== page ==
Allan Alfet and Tina Mion, La Posada owners, have known the rug's previous owner for many years and have a good relationship with mutual respect on both sides. This is the main reason the world's largest Navajo rug is out of storage in Scottsdale and will be cared for and displayed for the public's enjoyment, here, where it was created.

Related Stories:
• Largest Navajo rug unites family in Winslow

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Reader Comments

Posted: Sunday, November 3, 2013
Article comment by: Juanita A Williams

It's an ART of Weaving something not every Navajo woman or man can do. It's awesome art!

Posted: Sunday, October 20, 2013
Article comment by: Karla McDonald

I believe that weaving credit goes to to Sam and Julia Joe. Their descendants were allowed to see the rug and a documentary was made by David Herzberg and is on YouTube. The 94 year old daughter of Julia saw the rug for the first time since she was 2. Hubbell commissioned it.

Posted: Friday, October 26, 2012
Article comment by: Wilkinson Ron

The work was just fabulous, I wish I could also visit with them. Anyways next time. Their hard work pays off

Posted: Wednesday, June 6, 2012
Article comment by: Kris Riley

This is beautiful. Was Julia Hubble a Navajo? I love Navajo rugs and to have the paitence and skill to weave even a small rug is to be commended. Thankfully it is still around for many to enjoy.

Posted: Wednesday, May 23, 2012
Article comment by: Dee Ford Potter

I am a weaver and am delighted that this beautiful run will be available for the public to appreciate.

Posted: Wednesday, May 23, 2012
Article comment by: Linda Arndt

Beautiful and inspiring- What an honor it must be to descendants of the rug weavers. Whether it's the largest- smallest- or in between- does it matter?- Just celebrate the beauty, skill and history of this historic piece of art..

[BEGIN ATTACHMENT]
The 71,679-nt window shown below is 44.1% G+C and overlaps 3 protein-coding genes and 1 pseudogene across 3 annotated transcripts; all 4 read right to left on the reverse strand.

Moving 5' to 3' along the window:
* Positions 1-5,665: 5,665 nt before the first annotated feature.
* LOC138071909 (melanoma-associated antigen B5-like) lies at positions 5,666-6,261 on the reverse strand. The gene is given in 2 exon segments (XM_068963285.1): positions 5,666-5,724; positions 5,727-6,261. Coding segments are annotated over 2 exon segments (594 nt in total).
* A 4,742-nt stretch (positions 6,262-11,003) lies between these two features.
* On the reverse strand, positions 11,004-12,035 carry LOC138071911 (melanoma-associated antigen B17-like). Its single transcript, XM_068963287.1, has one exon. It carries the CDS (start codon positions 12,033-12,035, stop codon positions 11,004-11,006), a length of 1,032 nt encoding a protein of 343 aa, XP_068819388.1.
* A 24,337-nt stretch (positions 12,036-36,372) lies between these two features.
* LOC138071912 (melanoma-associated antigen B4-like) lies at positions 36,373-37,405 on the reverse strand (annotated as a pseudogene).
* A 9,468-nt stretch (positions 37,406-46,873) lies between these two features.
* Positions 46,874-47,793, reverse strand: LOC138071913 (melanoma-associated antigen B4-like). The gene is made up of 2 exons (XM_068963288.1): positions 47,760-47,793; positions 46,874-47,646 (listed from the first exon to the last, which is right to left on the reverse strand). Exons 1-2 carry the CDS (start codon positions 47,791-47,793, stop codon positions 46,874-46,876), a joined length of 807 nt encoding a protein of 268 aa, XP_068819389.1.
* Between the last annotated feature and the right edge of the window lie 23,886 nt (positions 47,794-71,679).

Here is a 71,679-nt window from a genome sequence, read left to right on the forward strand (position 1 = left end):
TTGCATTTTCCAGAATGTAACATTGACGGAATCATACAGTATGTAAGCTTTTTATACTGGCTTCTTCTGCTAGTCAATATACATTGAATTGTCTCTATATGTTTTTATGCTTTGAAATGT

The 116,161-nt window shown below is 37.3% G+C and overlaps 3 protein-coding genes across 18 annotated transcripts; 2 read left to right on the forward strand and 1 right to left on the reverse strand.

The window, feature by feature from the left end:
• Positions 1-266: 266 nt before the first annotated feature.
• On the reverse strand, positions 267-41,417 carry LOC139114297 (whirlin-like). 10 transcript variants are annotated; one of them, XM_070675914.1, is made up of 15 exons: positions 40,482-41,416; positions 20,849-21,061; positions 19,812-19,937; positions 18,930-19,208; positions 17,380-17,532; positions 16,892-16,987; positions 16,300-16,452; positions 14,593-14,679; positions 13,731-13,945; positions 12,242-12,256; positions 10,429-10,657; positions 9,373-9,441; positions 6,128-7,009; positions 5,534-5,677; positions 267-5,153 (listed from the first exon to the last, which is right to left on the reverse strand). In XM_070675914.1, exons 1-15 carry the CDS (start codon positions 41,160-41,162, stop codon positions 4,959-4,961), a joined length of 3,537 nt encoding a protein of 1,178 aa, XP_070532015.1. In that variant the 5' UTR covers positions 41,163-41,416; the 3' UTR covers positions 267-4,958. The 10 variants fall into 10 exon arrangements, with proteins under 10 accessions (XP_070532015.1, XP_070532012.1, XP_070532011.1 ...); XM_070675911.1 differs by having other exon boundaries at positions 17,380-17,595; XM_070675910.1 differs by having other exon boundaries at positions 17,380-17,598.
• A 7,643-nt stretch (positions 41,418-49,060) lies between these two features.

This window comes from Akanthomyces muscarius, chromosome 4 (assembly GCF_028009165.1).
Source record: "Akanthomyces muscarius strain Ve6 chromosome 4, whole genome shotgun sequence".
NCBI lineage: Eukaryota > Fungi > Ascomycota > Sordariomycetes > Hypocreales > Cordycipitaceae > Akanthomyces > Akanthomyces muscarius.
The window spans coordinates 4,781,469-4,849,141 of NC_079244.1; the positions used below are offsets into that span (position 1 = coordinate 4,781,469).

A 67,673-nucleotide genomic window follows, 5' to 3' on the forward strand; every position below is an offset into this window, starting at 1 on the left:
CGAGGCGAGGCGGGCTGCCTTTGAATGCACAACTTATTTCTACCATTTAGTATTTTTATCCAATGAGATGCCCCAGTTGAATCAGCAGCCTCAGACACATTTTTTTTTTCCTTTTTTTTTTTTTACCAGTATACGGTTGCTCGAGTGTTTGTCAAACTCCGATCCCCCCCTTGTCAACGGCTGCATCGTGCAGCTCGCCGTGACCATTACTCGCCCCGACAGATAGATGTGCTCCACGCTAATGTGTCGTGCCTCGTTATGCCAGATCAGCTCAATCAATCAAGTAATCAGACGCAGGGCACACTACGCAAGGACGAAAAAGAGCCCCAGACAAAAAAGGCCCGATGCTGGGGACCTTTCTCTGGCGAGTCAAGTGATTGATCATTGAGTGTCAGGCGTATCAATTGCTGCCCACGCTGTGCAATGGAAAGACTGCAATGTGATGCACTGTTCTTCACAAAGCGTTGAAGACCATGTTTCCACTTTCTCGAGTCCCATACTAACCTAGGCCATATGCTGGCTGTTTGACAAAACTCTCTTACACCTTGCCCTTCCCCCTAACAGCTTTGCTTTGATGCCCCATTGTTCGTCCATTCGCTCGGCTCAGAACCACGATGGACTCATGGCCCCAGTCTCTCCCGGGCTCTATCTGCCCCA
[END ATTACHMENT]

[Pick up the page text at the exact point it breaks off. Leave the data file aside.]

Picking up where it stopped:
Posted: Friday, May 11, 2012
Article comment by: Susan Conley

Beautiful! I hope to travel to Winslow and see it!

Posted: Thursday, May 10, 2012
Article comment by: Shauna Spencer

Anyways, It is the first Largest rug hand woven in 1932, Handmade by only two ladies. So please don't make any snotty comments about my Great Great Grandmothers creation.

Posted: Thursday, May 10, 2012
Article comment by: Joann Secody

People just need to be more respectable about the work that was put into the rug to be woven and the year it was woven. Besides the rug that is in Chilchinbeto, it was pieces of rugs woven and sowen together. But this not a competition... its the year it was woven and what the individuals did to get it woven that big. Thank you to the couple to let the family to see it again. And thank you to Navajo/Hopi Observer for posting.

Posted: Wednesday, May 9, 2012
Article comment by: Roberta John

Hello....I believe the World's Largest Navajo Rug is actually located at Chilchinbito Chapter between Many Farms and Kayenta chapters...Moreover, I believe the Navajo Nation Museum in Window Rock has the second largest Navajo rug in the World, which is larger than the one that is at the LaPosada Hotel in can contact Manuelito Wheeler, director at the NN Museum at (928) 871-7941 to verify the size of both of these rugs.